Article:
A 19th century influenza presages the 20th century pandemic
Legends & Legacies
The 1918 Influenza that killed my grandfather devastated Aspen. I recently discovered that this was the second time he and others had faced a pandemic. The timing helps explain why people moved quickly to contain the 1918 pandemic as it swept through Aspen.
The previous pandemic, known as the Russian Influenza or La Grippe, worked its way through humanity from 1889 to 1894. Estimates indicate it claimed over a million victims worldwide. Some experts believe it was an H1N1 virus, and in 2005 it was conjectured to have possibly been a coronavirus.
Accounts of its spread landed as frontpage stories throughout its sway. When first reported in the Aspen Times on 10 December 1889, it had begun to spread in St. Petersburg, Russia and London. By the following day it had spread to Stockholm and Paris and was called an “influenza epidemic.” A few days later cases in Belgrade, Serbia were reported and, of greater concern to Aspenites, cases in New York City.
In a time of minimal understanding of the virus’s contagion, it spread along railroad routes. By 1889, with Aspen in its second year of rail service, railroads connected all major cities. When researchers documented and mapped the pandemic’s historic spread across continents, the progression resembled a slow moving train. Those trains traveled slowly by today’s standards. Passengers rode in close quarters. In winter, when this pandemic spread, they rode with windows closed. The conditions were worse than riding in a packed airplane today because airplanes have ventilation systems. The virus moved across oceans by ship. Crew members and passengers may have embarked in good health only to arrive sick and dying at a distant shore.
On December 19, Boston reported 12 cases, and a day later the flu had reached Kansas City, Missouri. A few days later Duluth, Minnesota reported cases.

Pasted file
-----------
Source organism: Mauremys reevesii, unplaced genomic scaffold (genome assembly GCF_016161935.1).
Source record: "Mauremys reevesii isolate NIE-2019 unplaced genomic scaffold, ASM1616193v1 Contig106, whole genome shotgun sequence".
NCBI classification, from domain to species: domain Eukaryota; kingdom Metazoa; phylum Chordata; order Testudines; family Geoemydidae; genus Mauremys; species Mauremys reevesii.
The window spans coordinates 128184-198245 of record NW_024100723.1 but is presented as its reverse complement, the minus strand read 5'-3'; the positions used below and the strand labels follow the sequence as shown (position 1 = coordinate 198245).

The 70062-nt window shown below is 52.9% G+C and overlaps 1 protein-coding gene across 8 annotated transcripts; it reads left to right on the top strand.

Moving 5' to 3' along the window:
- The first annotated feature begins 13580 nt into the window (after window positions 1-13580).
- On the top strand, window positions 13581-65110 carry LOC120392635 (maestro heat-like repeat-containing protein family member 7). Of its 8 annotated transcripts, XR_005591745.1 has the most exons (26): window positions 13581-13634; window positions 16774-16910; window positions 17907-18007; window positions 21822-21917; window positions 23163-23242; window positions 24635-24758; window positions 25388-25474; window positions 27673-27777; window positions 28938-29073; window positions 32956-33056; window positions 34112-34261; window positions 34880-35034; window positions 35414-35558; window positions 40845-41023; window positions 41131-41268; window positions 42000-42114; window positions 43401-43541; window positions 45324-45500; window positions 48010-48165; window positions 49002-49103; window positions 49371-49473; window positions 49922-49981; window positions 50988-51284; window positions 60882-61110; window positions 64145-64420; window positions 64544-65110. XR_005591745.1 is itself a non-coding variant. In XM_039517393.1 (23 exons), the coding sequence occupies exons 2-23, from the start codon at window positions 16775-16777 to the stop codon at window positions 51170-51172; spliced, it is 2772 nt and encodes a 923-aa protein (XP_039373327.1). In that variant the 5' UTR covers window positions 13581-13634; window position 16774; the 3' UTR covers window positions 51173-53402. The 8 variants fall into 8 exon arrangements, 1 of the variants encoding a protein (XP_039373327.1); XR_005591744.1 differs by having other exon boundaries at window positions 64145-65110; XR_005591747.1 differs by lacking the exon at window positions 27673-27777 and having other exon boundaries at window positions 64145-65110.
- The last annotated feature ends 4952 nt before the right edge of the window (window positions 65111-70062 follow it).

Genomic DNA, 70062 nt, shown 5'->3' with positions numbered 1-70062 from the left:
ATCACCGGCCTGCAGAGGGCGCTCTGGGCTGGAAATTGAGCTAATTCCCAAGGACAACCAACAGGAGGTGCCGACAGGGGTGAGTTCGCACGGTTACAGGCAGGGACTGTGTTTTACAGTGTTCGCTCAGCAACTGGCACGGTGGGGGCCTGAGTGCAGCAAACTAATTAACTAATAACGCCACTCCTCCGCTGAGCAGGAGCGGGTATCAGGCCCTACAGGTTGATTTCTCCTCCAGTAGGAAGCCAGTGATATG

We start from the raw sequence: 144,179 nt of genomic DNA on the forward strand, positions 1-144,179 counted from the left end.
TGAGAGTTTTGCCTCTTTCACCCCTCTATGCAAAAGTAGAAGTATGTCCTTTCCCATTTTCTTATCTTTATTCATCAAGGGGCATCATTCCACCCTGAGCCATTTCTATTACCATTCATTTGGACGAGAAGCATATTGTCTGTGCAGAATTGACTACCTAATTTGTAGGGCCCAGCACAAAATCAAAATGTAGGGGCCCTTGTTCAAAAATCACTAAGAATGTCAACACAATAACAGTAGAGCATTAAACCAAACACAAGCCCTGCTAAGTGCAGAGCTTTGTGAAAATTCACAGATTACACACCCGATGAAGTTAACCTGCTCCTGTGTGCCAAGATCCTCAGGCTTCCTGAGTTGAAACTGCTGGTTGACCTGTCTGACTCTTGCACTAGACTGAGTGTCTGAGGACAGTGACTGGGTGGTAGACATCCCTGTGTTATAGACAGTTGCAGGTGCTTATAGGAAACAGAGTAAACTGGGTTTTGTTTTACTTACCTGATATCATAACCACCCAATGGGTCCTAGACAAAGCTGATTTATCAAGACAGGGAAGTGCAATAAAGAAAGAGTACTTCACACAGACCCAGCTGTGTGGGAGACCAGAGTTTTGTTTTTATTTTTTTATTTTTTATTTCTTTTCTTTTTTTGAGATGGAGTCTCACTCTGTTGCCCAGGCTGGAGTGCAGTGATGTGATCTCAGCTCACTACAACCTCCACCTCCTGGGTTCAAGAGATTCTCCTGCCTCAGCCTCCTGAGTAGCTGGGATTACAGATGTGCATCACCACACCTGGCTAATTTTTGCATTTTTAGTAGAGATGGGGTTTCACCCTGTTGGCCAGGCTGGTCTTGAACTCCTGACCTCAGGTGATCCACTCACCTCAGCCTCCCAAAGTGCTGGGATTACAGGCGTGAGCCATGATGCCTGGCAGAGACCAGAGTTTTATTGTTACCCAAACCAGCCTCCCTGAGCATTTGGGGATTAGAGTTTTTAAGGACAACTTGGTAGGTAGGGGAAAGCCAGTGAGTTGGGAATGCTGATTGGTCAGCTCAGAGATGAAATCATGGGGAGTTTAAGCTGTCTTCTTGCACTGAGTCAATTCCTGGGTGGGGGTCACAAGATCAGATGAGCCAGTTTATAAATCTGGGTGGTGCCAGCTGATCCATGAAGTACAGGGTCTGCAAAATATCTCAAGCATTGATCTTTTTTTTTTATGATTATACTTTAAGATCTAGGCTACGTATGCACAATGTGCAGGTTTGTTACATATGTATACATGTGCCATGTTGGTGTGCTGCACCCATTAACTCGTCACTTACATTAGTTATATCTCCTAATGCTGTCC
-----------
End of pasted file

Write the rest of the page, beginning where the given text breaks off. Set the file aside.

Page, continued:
Aspen’s readers could easily follow the onslaught of the disease, from Russia. On December 27th, the Denver newspaper reported that three-fourths of the city had been infected.
The virus spread quickly and many were afflicted. The death rates were low, estimated at between three and four percent. But as the numbers of cases rose, so did deaths, and became the focus of newspapers. Near the end of December, Paris reported 80 deaths in one day. Brussels claimed that 30% of school-age children were infected.
Early in the 1890 new year, New York City totaled 147 deaths in one day. As with other pandemics during winter months, when people commonly die from pneumonia, it was difficult to distinguish the cause of death. But New York and other cities made an effort to identify the virus.
The Aspen Times reported that local Edith Timmons was “ill from effects of an attack of influenza.” Aspen reported no other cases, so Timmons may have had a more common flu, rather than the Russian influenza.
On January 24 the first American celebrity, Adam Forepaugh, died of the influenza. Forepaugh had been one of the most famous circus masters. Barnum and Baily bought his circus, which played in Aspen the following summer.
With no influenza deaths in Aspen to call for a more serious tone, the newspaper reprinted the following from the Chicago Herald:
It was a sneeze
Caused his demise
Brought his cadenza
In March 1890, the paper pronounced the pandemic “was over in America.” It had come on quickly, spread rapidly, and — with little intervention — had lived out its short life. However, the virus spread again in 1892, ’93, and ’94. In the end, it reigned as the greatest pandemic of the 19th century. Yet it is not well-remembered, eclipsed by a pandemic of brutal deaths 30 years later.
Tim Willoughby’s family story parallels Aspen’s. He began sharing folklore while teaching Aspen Country Day School and Colorado Mountain College. Now a tourist in his native town, he views it with historical perspective. Reach him at firstname.lastname@example.org.
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